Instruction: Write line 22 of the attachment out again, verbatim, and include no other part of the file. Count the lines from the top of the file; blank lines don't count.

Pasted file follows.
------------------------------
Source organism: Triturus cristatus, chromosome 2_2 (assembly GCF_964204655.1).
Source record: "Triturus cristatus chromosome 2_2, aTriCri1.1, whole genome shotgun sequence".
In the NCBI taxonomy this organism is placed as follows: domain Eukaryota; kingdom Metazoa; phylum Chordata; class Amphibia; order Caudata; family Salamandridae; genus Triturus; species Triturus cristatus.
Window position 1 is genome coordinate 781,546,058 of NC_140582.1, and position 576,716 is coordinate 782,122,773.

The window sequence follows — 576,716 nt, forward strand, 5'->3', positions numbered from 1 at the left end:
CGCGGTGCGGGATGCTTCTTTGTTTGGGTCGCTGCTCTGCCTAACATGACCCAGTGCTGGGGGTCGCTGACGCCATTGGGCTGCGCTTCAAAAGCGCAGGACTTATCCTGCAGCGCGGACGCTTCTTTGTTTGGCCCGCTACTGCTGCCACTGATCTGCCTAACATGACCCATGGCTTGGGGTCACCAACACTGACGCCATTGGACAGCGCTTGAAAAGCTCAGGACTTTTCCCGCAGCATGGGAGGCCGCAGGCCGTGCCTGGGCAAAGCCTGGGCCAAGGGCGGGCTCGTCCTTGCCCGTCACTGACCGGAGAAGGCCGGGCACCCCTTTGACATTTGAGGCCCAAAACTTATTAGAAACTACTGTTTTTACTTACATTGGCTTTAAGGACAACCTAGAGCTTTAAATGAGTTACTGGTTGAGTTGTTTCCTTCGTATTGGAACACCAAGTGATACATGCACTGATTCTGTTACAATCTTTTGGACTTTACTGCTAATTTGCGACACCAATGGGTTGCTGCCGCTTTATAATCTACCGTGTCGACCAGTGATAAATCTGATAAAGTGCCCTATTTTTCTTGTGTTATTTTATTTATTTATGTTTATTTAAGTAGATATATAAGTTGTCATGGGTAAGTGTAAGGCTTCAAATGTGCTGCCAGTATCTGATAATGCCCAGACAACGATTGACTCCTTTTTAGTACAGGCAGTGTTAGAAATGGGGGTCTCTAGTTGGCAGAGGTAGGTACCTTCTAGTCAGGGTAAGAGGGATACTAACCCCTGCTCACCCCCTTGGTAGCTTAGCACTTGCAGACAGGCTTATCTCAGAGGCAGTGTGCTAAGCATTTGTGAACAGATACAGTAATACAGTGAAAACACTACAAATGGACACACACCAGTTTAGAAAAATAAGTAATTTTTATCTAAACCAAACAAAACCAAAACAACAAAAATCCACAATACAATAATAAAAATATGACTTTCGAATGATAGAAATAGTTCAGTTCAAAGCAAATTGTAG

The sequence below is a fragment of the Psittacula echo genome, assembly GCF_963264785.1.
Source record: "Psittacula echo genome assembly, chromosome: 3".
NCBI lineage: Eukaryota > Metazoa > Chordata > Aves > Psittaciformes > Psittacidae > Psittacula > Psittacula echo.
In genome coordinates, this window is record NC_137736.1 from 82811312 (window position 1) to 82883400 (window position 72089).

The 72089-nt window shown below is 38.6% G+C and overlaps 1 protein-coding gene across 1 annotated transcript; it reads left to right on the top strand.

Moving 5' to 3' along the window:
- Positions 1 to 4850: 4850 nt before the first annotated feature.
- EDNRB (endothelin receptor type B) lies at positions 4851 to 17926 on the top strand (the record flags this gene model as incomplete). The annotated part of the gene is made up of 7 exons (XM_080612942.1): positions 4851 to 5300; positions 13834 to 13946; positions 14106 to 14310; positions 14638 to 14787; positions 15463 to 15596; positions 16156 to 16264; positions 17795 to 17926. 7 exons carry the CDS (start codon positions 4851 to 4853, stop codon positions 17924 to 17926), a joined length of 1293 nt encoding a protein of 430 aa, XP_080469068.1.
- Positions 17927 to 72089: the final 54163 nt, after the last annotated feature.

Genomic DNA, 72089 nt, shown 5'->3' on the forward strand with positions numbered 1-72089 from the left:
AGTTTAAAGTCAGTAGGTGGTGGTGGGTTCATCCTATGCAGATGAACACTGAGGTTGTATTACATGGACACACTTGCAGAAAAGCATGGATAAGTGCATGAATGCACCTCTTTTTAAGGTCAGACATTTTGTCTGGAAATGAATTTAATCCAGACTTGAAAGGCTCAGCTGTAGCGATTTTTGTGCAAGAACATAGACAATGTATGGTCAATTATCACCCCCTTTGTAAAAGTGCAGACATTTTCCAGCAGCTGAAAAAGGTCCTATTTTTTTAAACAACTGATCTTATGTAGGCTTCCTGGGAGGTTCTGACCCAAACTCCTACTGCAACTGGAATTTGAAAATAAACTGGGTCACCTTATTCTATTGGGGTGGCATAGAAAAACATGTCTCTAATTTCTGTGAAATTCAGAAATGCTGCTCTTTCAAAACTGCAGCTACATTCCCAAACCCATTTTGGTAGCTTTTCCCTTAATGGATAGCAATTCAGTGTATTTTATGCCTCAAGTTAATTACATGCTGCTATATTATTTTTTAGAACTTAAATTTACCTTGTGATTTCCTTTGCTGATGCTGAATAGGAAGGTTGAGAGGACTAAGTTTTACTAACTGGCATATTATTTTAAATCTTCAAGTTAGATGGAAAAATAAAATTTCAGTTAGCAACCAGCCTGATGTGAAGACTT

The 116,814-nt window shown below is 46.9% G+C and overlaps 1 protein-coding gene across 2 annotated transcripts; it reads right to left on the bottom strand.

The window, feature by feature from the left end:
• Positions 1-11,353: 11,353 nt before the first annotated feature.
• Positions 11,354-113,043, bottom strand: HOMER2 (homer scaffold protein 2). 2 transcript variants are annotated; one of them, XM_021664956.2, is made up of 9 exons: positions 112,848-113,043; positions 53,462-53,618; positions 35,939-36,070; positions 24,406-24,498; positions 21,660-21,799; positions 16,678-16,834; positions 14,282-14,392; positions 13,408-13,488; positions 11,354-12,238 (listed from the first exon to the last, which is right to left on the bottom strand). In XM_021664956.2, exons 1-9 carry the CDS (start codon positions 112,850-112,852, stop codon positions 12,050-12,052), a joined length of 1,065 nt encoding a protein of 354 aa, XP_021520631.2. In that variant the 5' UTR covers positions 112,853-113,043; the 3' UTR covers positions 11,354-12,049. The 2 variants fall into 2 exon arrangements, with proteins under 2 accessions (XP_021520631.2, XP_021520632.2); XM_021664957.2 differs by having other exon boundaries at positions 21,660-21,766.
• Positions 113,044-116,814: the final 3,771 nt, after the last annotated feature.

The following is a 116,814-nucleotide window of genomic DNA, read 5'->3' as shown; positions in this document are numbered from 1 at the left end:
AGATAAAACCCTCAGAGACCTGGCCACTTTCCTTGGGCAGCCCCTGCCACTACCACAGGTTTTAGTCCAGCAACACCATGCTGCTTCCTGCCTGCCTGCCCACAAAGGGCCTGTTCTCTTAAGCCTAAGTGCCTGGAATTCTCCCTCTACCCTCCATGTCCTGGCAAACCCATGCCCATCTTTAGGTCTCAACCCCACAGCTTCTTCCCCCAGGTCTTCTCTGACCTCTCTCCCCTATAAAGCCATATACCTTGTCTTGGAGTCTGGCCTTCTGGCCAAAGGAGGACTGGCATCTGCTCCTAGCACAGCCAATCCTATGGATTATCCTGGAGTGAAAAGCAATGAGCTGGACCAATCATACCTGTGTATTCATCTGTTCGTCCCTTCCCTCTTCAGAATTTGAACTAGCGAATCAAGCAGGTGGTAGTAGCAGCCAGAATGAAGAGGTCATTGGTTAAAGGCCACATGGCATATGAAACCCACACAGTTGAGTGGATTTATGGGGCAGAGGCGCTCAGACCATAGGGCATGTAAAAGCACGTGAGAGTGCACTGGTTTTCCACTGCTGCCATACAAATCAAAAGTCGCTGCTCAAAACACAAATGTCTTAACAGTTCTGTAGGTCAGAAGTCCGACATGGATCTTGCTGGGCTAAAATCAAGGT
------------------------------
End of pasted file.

• Positions 113,044-116,814: the final 3,771 nt, after the last annotated feature.